As Christians, we should be the hands and feet of Christ to everyone- not just to the pretty, the well adjusted, the comfortable, safe folks (James 2). I struggle with that. My judgement game is strong. For someone who has been shown so much mercy and grace, I have a difficult time pouring it over others. I don’t know why.

I’ve always had a wall up when it comes to the homeless. Be it fear of the unknown (Will they hurt me? Will they want more than I can give?), distrust, personal greed, judgement (I work hard for what I have, I’m not just going to give it away to anyone with an out stretched hand).. I don’t know.. I would rather not engage. If I ignore the situation, it’s not real. If I acknowledge the situation, I am investing..do I have the energy to invest? Why on earth am I not investing?! These are people! What if I was in their position? What would I do? But I wouldn’t be in their position, I would seek help from the proper channels and pick myself back up. These are the mental rabbit holes I spiral down. Over the last few months I’ve felt the gentle, undeniable nudging of the Holy Spirit calling me towards the homeless community in Chattanooga. I’ve brushed it off, I’ve blatantly ignored it, I’ve made excuses. But it is undeniable. I feel the Lord tearing down those walls of separation, and to be frank, I don’t like it. It makes me extremely uncomfortable. It’s not a ministry I would have chosen. It’s not cute or tidy or comfortable– which is how I know this is not a JenFox promotional project but God at work. Super exciting..equally terrifying.

We had a lengthy discussion in bible study last week about knowing where to draw the line (being smart, safe, city-savvy ladies) when being charitable towards others- particularly the homeless. I see the guy with the sign standing by the traffic light near Target and I look the other way.  Everything in me says it could lead to danger. OR my efforts would be in vain, as the money wouldn’t go towards a noble endeavor. It’s the world we live in, you can’t trust anyone. I hate that, but I have seen first hand how quickly situations can escalate and become dangerous. Or your gift goes to the liquor store. or the meth man. or whatever and now you’re an enabler. Our conclusion was when you feel the Holy Spirit convict you- do something. It isn’s about what the person does with the money, it’s about you responding to the Holy Spirit. You might not feel compelled in every encounter,  listen to your gut/conscious/whatever and give when you feel called. I feel, for me, there has to be more than that. But I’m not sure what. In James 2 it talks about faith and works going hand in hand. It cant be all one or the other. If I claim to have faith in Christ, should I be making excuses for why I’m not doing more to help others? I know I have to be smart.. but am I using “common sense” as a crutch? It doesn’t stretch my faith to stay in safe harbors.. but I also don’t want to be a dummy and end up chopped to pieces in a freezer (see how quickly that escalated?? ..thanks Criminal Minds)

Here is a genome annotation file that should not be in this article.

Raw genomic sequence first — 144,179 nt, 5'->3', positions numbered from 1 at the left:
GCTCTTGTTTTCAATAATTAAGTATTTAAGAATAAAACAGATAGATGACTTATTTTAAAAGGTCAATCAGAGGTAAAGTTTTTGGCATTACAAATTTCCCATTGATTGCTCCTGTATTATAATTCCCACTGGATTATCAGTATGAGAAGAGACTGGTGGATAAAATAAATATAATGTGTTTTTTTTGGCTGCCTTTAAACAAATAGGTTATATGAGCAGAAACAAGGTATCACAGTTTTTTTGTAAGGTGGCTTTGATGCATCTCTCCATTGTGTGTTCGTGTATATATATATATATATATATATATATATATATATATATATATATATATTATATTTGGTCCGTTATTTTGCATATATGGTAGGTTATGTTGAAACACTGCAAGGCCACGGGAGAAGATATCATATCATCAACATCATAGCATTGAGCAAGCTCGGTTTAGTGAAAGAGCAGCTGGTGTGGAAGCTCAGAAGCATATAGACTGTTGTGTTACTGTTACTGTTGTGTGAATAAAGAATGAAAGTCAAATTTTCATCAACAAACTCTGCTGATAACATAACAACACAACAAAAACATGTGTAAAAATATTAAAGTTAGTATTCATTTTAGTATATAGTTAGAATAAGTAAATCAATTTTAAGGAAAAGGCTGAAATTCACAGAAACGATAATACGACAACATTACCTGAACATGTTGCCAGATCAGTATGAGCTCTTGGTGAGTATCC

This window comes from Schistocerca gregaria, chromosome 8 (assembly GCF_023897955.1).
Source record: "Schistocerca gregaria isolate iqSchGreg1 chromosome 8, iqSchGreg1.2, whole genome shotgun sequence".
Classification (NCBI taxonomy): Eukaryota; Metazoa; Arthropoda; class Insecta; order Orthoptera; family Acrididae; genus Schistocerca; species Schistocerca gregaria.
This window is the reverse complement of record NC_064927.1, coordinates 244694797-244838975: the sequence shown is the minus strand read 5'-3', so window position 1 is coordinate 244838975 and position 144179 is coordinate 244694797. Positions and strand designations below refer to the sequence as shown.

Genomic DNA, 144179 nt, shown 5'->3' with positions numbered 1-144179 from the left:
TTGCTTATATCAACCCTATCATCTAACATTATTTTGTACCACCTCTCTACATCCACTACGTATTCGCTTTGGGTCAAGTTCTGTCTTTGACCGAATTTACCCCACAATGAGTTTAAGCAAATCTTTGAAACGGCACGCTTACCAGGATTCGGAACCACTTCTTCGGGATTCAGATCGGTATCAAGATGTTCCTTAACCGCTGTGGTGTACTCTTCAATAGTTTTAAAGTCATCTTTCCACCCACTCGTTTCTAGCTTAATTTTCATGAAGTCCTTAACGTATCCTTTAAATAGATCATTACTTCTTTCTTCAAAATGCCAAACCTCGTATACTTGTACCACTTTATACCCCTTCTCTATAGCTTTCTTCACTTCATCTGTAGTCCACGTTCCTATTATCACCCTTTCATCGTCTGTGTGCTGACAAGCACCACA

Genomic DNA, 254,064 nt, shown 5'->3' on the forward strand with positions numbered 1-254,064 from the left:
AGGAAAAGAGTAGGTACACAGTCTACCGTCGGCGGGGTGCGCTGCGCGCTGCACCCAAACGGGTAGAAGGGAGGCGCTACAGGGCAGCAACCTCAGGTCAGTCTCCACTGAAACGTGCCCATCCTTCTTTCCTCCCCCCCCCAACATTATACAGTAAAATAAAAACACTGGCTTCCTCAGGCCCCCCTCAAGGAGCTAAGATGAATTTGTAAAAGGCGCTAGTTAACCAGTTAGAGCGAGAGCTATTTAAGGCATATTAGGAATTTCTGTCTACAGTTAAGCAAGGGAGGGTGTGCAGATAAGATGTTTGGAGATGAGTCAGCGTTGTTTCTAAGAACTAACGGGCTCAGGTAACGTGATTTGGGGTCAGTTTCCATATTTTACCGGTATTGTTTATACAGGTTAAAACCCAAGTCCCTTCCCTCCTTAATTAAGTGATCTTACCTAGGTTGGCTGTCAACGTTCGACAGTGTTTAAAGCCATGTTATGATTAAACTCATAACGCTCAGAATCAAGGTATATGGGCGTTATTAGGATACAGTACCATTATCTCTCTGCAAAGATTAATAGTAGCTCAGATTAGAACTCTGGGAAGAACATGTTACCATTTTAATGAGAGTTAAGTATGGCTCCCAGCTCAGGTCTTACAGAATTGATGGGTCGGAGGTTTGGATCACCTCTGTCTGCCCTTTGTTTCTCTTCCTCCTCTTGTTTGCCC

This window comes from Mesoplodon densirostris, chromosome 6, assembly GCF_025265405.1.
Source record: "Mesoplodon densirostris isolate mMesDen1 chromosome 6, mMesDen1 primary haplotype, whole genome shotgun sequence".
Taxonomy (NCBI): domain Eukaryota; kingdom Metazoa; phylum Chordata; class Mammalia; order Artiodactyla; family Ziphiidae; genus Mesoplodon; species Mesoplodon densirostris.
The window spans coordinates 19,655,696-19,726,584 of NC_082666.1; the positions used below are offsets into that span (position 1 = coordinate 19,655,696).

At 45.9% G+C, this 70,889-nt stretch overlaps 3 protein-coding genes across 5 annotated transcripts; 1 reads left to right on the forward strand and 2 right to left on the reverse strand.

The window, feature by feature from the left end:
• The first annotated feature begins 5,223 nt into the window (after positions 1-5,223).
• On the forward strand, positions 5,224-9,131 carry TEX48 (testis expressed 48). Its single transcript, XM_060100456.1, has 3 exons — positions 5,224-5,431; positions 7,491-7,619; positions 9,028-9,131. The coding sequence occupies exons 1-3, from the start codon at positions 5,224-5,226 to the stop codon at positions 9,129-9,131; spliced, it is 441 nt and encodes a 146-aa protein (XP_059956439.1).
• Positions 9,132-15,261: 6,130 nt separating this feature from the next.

I’m not sure where it goes from here. Volunteer work seems a logical next step. What are your thoughts?


2 responses to “#heartforthehomeless”

  1. It’s not on you to decide what happens to the money, food, or whatever after you give it. Charity… true charity comes from the heart. From a place of love and giving, not judgement. And I have NO IDEA what that person’s situation is. I asked a man once on an off ramp what he wanted and he said food and water. Not money. Not alcohol or drugs…. food and water. I also told a woman to grab what she needed out if my trunk after a WalMart shop and she took cans of dog food for her pup. So I have 2 rules for random acts of charity: 1. If I have cash, I’ll give it. No questions. No judgement. It could just as easily be for food, water, or dog food; 2. If they have an animal, I’ll go out of my way to give (I’ve circled back around 75 for that before). Acts of charity is one of the cornerstones of being catholic and I really think we got this part right. And maybe volunteering directly with the homeless is too much of a leap for you right now and that’s ok. Maybe it’s enough right now to donate when you can to help others who randomly cross your path. Be kind and compassionate and non-judgement

    Also, the likelihood that you’ll be hacked to pieces is like way less than zero so you’ll be fine. Yay statistics! A lot of people are homeless because of mental illness and they can’t work, not because they’re lying in wait to cut off your lovely blonde locks.

Leave a Reply

Fill in your details below or click an icon to log in:

WordPress.com Logo

You are commenting using your WordPress.com account. Log Out /  Change )

Twitter picture

You are commenting using your Twitter account. Log Out /  Change )

Facebook photo

You are commenting using your Facebook account. Log Out /  Change )

Connecting to %s

%d bloggers like this: